Photo courtesy Midwxst
ON THE SURFACE, Edgar Sarratt III seems like a typical Indy-area teenager. A Park Tudor graduate, the 18-year-old’s favorite pastimes growing up included going to the Indianapolis 500, competing with friends at White River Paintball, and watching sunsets in Carmel cul-de-sacs.
When he’s not doing normal kid stuff, however, Sarratt III stays busy making hyperactive rap music under the moniker of Midwxst. With more than 475,000 monthly listeners on Spotify, Sarratt III released his latest EP, Back in Action, on the internationally acclaimed label Geffen Records in August. Slated to perform dates in Chicago and Los Angeles later this month, Midwxst will also head to Las Vegas in November, appearing alongside acts like Kendrick Lamar and Travis Scott at the massive Day N Vegas hip-hop festival.
Born in Columbia, South Carolina, Sarratt III moved around a lot in his younger years before eventually landing in Carmel about a decade ago. Although music was always playing around the house throughout his childhood, Sarratt III says he never really tried his hand at it until attending Park Tudor.
“I met a bunch of friends who were musically talented there,” Sarratt III says. “It was a really cool environment because it jump-started me in liking music as a whole.”
As part of Park Tudor’s fine arts requirement, Sarratt III played trumpet in the school band from sixth grade to sophomore year. “I was a band kid,” Sarratt III says. “Not really the band kid that people know who was the weird one or anything like that, but I was definitely in the band.”
After butting heads with a teacher, Sarratt III decided to move on from school band his junior year, shifting focus to his own music instead. Early on, the rapper and producer says his songs fit more of an old school hip-hop mold.
“I grew up listening to Nas and N.W.A. Wu-Tang was a big one too,” Sarratt III says. “I was like, ‘I want to be able to tell stories.’”
Fast forward to 2020, when Sarratt III released his breakout song, “Trying.” Marked by its catchy verses and supercharged choruses, the song quickly gained steam, giving the world a proper introduction to Midwxst’s electronic-infused rap sound.
“That song went absolutely nuclear because it had been on YouTube’s Explore page,” Sarratt III says. “It jumped up from 200,000 views to 756,000. I was just blessed, man. I started gaining social interactions and all these things I never expected.”
During this time, Sarratt III was without a manager, so his mother Karin helped the budding artist sort through next steps like signing with a record label. “Imagine getting home from school. You’re about to go upstairs and do homework, and Mom’s like, ‘We have a Zoom with (insert label here),’” Sarratt III says. “It was a weird point in time, but it was also an exciting time because it made me realize, ‘Oh my god. People like my music so much that they want to give me an even bigger platform for it.’” Now, even though he has a manager, Sarratt III says his parents still play a crucial role in steering his music career.
“Whenever I have a show, you’ll see my parents go with me,” Sarratt III says. “My mom critiques me every now and then, like, ‘Okay. You yelled a little bit too loud at this point and the microphone was distorted.’ It makes me better than before, so I love to hear it.”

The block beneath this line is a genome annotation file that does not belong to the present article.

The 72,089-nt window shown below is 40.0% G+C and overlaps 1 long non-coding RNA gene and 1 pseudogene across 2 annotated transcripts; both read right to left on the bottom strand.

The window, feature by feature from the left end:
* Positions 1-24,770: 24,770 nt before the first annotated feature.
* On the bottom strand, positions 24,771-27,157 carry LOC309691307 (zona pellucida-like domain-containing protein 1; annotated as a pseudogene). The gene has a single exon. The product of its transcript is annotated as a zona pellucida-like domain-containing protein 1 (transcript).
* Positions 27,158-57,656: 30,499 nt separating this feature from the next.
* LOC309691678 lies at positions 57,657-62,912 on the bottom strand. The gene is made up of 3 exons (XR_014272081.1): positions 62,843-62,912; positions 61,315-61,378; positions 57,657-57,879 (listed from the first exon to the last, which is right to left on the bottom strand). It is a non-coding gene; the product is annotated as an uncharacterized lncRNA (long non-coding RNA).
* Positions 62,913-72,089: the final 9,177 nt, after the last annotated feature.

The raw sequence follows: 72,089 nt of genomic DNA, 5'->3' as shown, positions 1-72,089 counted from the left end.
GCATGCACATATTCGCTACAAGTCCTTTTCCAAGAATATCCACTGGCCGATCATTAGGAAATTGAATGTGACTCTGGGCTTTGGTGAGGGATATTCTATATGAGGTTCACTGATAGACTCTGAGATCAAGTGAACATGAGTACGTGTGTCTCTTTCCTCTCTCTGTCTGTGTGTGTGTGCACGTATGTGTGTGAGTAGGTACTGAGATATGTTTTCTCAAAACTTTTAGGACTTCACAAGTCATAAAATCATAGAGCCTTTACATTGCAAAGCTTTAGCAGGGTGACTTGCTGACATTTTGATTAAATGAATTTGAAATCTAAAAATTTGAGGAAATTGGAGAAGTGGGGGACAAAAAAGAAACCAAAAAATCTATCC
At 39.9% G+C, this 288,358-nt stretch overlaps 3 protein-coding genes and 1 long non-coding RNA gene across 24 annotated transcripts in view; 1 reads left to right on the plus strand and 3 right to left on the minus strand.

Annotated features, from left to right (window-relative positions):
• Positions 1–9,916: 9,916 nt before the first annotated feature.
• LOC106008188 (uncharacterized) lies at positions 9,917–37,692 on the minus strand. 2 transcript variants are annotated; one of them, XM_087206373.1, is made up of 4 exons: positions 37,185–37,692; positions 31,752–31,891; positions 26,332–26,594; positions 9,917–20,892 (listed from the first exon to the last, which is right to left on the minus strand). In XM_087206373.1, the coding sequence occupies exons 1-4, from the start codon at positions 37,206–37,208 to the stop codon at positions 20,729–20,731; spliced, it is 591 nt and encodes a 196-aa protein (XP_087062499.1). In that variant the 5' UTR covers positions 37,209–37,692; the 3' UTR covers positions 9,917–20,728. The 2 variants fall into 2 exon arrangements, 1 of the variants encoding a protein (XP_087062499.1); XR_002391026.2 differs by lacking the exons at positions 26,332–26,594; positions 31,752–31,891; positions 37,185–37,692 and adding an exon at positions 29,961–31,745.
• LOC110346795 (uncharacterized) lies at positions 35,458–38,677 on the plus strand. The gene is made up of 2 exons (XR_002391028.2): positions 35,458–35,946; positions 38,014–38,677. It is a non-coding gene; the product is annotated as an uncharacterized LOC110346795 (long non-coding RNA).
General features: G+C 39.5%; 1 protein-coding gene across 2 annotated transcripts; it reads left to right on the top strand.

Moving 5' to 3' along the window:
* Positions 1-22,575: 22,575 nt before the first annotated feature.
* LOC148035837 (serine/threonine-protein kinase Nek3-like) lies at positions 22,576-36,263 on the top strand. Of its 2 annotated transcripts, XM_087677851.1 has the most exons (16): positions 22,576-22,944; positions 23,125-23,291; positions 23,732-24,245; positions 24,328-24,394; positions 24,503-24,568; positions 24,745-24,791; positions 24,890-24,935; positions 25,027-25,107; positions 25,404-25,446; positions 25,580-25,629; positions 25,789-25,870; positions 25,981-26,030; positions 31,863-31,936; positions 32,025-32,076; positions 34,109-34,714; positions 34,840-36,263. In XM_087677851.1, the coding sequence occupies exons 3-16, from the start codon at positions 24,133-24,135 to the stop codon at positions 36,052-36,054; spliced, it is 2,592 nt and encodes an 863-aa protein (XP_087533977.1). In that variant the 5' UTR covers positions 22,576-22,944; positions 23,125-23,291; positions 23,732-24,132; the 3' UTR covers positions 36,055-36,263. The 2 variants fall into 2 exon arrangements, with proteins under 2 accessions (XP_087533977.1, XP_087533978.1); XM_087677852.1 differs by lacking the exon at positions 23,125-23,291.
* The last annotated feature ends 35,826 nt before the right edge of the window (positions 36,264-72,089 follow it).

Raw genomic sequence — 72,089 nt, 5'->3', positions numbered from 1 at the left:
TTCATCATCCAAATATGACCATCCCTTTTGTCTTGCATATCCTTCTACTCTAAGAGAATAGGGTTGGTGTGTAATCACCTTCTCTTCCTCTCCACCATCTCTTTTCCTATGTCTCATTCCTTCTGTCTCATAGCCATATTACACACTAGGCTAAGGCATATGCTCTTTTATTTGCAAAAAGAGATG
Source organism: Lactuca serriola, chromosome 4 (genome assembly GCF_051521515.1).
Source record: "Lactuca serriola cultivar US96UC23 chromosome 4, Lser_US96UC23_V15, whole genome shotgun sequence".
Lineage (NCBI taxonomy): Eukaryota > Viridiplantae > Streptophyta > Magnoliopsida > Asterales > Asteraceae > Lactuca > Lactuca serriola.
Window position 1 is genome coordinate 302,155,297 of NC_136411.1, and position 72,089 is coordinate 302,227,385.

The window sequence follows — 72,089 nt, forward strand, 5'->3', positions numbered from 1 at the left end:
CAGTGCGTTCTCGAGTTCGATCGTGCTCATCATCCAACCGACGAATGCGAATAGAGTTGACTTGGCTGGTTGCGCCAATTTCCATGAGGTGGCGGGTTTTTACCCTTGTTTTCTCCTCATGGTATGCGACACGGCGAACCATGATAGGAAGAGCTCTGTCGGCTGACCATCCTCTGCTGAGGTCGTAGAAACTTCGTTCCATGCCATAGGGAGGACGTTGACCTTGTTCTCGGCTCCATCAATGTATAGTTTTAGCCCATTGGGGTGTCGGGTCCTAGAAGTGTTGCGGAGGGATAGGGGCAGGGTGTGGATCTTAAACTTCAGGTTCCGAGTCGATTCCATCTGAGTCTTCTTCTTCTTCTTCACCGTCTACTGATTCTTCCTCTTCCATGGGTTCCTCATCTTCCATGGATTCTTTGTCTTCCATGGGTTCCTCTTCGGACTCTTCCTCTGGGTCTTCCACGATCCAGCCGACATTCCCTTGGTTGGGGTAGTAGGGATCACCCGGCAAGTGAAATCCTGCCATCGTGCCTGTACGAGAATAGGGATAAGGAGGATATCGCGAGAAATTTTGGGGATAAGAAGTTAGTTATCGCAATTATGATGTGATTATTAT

Since signing with Geffen Records, Sarratt III has found a team that also supports him like family. “It doesn’t feel like we have Zoom meetings—it feels like we’re all sitting at a big table in somebody’s room,” he says. “It’s a place of acceptance. Everybody can be themselves, and they care for me personally.”
Following the release of his Back in Action EP, Sarratt III has gotten back out into the world for some live performances, encountering many of his supporters for the first time since coming to fame during the COVID-19 pandemic. While recently in New York, for example, Sarratt III was approached by a fan who recognized him at the Krispy Kreme in Time Square.
“We were waiting in line, about to get some food, and someone was like, ‘Yo. Is that Midwxst?’ Every single time that’s happened, it’s been nuts,” Sarratt III says. “It just makes me feel so good.”
Currently studying Audio Engineering Technology as a freshman at Belmont University, Sarratt III is balancing schoolwork with his music career, touring on the weekends as he works to achieve two goals at once.
“College is such an important thing to me because I grew up working so hard for it,” he says. “I’m not just going to be like, ‘Yeah, my music career is poppin’. Screw it, I’m out.’ That’s just not how I operate.”
As he continues working his way up the ladder in the music industry, Sarratt III hopes his songs can have a greater impact on those in his generation searching for peace of mind. “I want my music to touch millions of other people,” he says. “Even though I may already have that many streams, I want to build my fanbase up to a point where I can help kids understand that it’s OK to be vulnerable and talk about how they feel. If they have problems that they can’t talk about, there’s always another option than what you may be thinking.”
As he continues reaching larger and larger audiences, the multi-talented artist has no plans to shy away from his Midwestern roots either.
“If I can do that while still putting on for Indiana and still being myself, it’s the least I can do,” he says.